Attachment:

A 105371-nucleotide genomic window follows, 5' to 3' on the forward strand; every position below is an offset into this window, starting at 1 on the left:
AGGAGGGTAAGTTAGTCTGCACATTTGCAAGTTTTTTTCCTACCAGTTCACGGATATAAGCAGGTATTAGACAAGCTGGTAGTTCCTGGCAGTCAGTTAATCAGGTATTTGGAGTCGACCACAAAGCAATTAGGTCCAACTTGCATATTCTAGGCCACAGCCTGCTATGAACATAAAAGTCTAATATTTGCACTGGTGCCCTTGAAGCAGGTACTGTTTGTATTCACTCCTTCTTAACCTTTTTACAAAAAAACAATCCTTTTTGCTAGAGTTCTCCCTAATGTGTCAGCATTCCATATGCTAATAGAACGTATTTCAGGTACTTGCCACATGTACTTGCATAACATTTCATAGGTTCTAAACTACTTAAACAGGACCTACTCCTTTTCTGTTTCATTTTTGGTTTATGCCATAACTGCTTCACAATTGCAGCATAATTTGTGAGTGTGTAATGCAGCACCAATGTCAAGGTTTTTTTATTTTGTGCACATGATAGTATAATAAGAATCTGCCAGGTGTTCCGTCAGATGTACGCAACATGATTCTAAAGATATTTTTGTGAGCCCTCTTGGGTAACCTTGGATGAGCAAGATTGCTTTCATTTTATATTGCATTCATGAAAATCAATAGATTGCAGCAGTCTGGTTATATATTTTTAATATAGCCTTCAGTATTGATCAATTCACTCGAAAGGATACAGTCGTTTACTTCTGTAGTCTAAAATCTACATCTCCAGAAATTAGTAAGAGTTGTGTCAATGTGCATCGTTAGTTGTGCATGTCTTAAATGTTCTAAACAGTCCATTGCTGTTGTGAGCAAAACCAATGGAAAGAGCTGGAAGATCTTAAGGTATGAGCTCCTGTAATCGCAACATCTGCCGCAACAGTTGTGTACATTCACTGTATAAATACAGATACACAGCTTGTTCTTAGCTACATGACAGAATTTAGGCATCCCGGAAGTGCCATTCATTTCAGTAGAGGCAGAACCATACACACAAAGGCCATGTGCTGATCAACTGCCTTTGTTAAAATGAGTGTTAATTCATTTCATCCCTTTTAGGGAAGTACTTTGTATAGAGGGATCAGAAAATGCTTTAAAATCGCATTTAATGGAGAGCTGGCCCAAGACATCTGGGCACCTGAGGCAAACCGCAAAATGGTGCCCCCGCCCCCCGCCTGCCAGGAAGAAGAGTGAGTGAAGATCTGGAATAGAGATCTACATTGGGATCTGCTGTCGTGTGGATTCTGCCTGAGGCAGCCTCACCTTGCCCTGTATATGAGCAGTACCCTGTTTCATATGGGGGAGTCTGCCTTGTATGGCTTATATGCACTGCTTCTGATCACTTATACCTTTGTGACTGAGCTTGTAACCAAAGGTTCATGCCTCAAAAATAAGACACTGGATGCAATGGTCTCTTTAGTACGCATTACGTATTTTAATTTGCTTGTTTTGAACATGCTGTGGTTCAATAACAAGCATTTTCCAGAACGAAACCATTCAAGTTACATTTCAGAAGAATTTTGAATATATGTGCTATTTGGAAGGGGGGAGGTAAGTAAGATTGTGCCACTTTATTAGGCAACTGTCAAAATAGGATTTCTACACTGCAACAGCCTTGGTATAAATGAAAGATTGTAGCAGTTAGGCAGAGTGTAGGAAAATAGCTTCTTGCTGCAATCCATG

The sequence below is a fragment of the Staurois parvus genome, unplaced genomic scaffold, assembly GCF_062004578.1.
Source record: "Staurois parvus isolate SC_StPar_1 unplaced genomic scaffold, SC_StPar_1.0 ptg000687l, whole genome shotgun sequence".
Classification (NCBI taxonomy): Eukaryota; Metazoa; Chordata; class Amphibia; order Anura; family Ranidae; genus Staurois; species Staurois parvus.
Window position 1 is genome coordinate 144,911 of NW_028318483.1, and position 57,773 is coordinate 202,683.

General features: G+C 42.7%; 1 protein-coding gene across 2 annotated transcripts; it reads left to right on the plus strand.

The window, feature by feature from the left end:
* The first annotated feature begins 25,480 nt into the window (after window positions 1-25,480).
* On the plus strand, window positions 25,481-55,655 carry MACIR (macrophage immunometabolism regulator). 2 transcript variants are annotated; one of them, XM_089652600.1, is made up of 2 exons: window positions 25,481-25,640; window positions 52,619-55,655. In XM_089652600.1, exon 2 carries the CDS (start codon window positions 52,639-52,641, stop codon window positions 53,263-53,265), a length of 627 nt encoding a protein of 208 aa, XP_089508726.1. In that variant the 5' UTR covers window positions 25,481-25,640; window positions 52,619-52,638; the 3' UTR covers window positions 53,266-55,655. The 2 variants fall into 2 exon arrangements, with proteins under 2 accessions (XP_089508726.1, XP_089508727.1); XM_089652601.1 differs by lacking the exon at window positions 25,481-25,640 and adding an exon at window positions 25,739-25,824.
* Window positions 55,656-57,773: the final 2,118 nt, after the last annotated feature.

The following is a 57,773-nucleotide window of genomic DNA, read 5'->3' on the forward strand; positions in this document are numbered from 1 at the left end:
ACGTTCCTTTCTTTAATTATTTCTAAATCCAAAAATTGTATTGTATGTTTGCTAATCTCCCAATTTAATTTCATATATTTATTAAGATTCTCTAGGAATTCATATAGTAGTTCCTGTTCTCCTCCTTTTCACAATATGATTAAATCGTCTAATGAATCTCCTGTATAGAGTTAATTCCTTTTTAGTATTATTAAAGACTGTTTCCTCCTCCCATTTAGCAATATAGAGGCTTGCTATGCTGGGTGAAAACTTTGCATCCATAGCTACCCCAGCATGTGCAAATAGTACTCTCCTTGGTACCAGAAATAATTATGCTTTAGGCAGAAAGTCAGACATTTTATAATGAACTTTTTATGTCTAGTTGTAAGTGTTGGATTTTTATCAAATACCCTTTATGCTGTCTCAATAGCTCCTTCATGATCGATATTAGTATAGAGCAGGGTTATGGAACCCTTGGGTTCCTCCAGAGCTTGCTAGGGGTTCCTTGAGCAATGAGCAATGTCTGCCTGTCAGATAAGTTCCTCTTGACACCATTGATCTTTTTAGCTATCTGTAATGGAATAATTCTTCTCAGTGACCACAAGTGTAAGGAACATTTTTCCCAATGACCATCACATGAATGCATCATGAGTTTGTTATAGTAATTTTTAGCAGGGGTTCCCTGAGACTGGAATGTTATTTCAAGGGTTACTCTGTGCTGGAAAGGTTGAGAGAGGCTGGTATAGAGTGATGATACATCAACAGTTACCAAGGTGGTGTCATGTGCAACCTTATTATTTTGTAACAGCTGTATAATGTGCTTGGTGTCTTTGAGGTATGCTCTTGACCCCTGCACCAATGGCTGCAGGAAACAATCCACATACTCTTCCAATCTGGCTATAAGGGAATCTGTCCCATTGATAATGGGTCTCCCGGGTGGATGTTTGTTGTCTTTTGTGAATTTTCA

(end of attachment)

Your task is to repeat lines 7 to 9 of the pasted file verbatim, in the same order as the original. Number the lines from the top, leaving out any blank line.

General features: G+C 42.7%; 1 protein-coding gene across 2 annotated transcripts; it reads left to right on the plus strand.

The window, feature by feature from the left end:
* The first annotated feature begins 25,480 nt into the window (after window positions 1-25,480).